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Re: Medieval documents




At 14:33 24/05/99 +0200, you wrote:
>Hi Niven,'
>
>strange..... but ok I give it an other try.....
>
>Regards Lena
> 
Dear Lena,

23 pages received with thanks.

Critical years 1398 - 1400 seem to be missing.

We have documents referring to the years: 1379, 1380, 1383, 1389, 1391,
1416, 1418, 1426,
1438, 1446, 1448, 1470, 1496 and 1520.

We have many of these documents ourselves particularly those relating to
the installation
of Prince Henry as 'jarl' of Orkney; the appointment of Robert St Clair as
Bishop of Orkney;
the transfer of the lands of Newburgh and Auchdale in Aberdeenshire to his
brother, David 
but there are some which are new to mde which I will read with interest
(once I've had them
translated).

Incidentally, how do you read v.11 p.396 in which Henry Sinclair promises
to repay Haquin
Johnson 140 over a period of 4 years and, if he fails to do so, he would
have to relinquish
the rentals of  Sanday and Ronaldsay (two of the principal islands in Orkney)

It is my belief that the King (Eric but, in reality his aunt, Queen
Margrete) wished to ensure
that Henry Sinclair would not be an absentee 'landlord' as many of the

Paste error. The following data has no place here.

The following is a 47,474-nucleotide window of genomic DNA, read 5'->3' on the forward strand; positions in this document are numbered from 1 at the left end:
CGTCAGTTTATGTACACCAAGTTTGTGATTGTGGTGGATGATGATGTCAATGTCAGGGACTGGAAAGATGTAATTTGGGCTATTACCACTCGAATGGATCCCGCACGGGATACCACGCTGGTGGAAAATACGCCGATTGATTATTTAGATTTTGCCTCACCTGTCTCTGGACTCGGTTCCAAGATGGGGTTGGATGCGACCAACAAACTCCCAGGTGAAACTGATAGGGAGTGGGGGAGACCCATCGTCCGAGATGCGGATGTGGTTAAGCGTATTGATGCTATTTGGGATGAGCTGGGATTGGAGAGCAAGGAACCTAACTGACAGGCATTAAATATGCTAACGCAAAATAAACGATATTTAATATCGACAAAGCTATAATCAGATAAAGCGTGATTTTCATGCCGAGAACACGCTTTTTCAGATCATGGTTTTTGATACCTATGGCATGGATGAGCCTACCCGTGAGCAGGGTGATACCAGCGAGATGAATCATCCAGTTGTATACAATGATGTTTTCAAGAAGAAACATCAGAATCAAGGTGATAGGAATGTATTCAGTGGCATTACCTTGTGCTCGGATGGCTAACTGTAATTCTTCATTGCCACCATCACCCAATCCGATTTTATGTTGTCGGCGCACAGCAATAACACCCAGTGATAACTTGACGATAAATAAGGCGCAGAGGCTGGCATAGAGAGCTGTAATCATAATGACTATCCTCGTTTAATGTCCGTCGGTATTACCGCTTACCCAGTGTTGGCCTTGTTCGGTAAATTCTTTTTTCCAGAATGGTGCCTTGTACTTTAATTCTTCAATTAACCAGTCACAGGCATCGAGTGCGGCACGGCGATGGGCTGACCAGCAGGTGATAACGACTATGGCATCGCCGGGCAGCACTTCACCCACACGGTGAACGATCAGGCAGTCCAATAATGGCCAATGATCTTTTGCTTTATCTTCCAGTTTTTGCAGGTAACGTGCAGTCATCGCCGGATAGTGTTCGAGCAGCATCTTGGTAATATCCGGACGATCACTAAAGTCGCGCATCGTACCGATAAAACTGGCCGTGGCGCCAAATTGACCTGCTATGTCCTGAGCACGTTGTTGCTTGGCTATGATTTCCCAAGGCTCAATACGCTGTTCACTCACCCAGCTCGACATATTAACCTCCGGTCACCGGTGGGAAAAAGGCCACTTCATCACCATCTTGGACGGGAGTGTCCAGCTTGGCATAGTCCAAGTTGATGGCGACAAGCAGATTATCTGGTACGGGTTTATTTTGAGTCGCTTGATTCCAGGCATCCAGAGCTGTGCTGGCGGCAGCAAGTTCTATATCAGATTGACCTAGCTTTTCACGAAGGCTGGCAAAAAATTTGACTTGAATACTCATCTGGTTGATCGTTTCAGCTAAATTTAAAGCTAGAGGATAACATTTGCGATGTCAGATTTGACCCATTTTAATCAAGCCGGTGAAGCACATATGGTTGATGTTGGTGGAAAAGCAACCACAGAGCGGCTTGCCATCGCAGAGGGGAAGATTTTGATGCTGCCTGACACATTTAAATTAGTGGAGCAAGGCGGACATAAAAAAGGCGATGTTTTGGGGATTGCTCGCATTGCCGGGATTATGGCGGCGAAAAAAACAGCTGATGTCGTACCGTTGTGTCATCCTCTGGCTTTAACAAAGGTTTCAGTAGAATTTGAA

previous 'jarls' had been so required him to pay this token amount at
Tingwall every year.

Henry Sinclair was rich in his own right.  He had to pay the King of Norway
1,000 golden
English nobles annually at Tunsberg.  Here again, the King wished to see
his subject.  He
didn't want the money to be sent by a messenger.  It is unlikely that Henry
would have 
borrowed money from the King's representative in Shetland because, if he
had done so, the
King would have been alreted to the effect that his 1,000 golden nobles
would be at risk!!
Henry was also related to the Drummonds and the Douglasses and other rich
Scottish families.  He would hardly have jeopardised his position by
borrowing a miserly sum of 140.
To pay Haakon Johnson 40 per year, may have been the King's way of
ensuring that (a)
Henry visited Shetland (which we know he did as he killed his cousin,
Malise Sperre, there
in 1391) and (b) Haakon Johnson received some remuneration as the King's
representative.

Thank you again.  We look firward to receiving the geneology of your family
which goes right
back to the Sinclairs of Murkle.  Your father should be proud of you.  His
saga, like many of the Norse sagas, has proved to be remarkably true.
Indeed, the sagas are probably the most accurate historical documents we
possess.

Thank you again.  If you have any documents which cover the period 1398 to
1403, I'd be
delighted to see them.  It is noted that Henry II was 'jarl' of Orkney from
1403 - 1420 which
(for the first time) gives us an accurate year for his father's death and
supports the belief of
some experts that he may have made two journeys to the New World and died
there of fever.
It is surprising that there is no grave in Scotland to mark the death of
one of the greatest men of the 14th Century.

Niven.


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